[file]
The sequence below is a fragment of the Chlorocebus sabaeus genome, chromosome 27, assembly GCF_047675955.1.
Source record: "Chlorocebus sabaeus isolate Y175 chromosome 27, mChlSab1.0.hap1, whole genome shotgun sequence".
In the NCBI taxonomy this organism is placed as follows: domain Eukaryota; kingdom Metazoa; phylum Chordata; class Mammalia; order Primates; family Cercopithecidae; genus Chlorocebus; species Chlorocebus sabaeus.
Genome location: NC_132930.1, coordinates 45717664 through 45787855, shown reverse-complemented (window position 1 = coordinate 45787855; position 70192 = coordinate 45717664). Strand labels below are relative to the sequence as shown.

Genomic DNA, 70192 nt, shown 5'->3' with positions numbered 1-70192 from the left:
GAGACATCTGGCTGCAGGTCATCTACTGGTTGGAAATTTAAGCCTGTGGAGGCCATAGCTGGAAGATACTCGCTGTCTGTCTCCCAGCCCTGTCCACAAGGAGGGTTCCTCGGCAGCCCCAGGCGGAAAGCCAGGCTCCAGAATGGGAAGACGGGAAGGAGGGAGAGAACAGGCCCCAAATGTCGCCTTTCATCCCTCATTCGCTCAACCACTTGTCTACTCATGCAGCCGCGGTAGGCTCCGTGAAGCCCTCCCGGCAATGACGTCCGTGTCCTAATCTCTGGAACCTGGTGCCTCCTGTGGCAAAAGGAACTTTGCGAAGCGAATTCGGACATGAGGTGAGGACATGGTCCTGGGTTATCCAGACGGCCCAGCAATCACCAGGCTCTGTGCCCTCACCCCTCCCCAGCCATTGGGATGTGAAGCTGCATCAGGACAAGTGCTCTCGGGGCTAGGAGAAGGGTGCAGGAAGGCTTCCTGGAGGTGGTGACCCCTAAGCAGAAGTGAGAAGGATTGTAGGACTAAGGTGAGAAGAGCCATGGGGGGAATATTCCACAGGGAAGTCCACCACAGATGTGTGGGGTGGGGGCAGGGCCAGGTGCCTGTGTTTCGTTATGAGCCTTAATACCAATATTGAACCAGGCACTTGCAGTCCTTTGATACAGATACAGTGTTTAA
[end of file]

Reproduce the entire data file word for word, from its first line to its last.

The sequence below is a fragment of the Chlorocebus sabaeus genome, chromosome 27, assembly GCF_047675955.1.
Source record: "Chlorocebus sabaeus isolate Y175 chromosome 27, mChlSab1.0.hap1, whole genome shotgun sequence".
In the NCBI taxonomy this organism is placed as follows: domain Eukaryota; kingdom Metazoa; phylum Chordata; class Mammalia; order Primates; family Cercopithecidae; genus Chlorocebus; species Chlorocebus sabaeus.
Genome location: NC_132930.1, coordinates 45717664 through 45787855, shown reverse-complemented (window position 1 = coordinate 45787855; position 70192 = coordinate 45717664). Strand labels below are relative to the sequence as shown.

Genomic DNA, 70192 nt, shown 5'->3' with positions numbered 1-70192 from the left:
GAGACATCTGGCTGCAGGTCATCTACTGGTTGGAAATTTAAGCCTGTGGAGGCCATAGCTGGAAGATACTCGCTGTCTGTCTCCCAGCCCTGTCCACAAGGAGGGTTCCTCGGCAGCCCCAGGCGGAAAGCCAGGCTCCAGAATGGGAAGACGGGAAGGAGGGAGAGAACAGGCCCCAAATGTCGCCTTTCATCCCTCATTCGCTCAACCACTTGTCTACTCATGCAGCCGCGGTAGGCTCCGTGAAGCCCTCCCGGCAATGACGTCCGTGTCCTAATCTCTGGAACCTGGTGCCTCCTGTGGCAAAAGGAACTTTGCGAAGCGAATTCGGACATGAGGTGAGGACATGGTCCTGGGTTATCCAGACGGCCCAGCAATCACCAGGCTCTGTGCCCTCACCCCTCCCCAGCCATTGGGATGTGAAGCTGCATCAGGACAAGTGCTCTCGGGGCTAGGAGAAGGGTGCAGGAAGGCTTCCTGGAGGTGGTGACCCCTAAGCAGAAGTGAGAAGGATTGTAGGACTAAGGTGAGAAGAGCCATGGGGGGAATATTCCACAGGGAAGTCCACCACAGATGTGTGGGGTGGGGGCAGGGCCAGGTGCCTGTGTTTCGTTATGAGCCTTAATACCAATATTGAACCAGGCACTTGCAGTCCTTTGATACAGATACAGTGTTTAA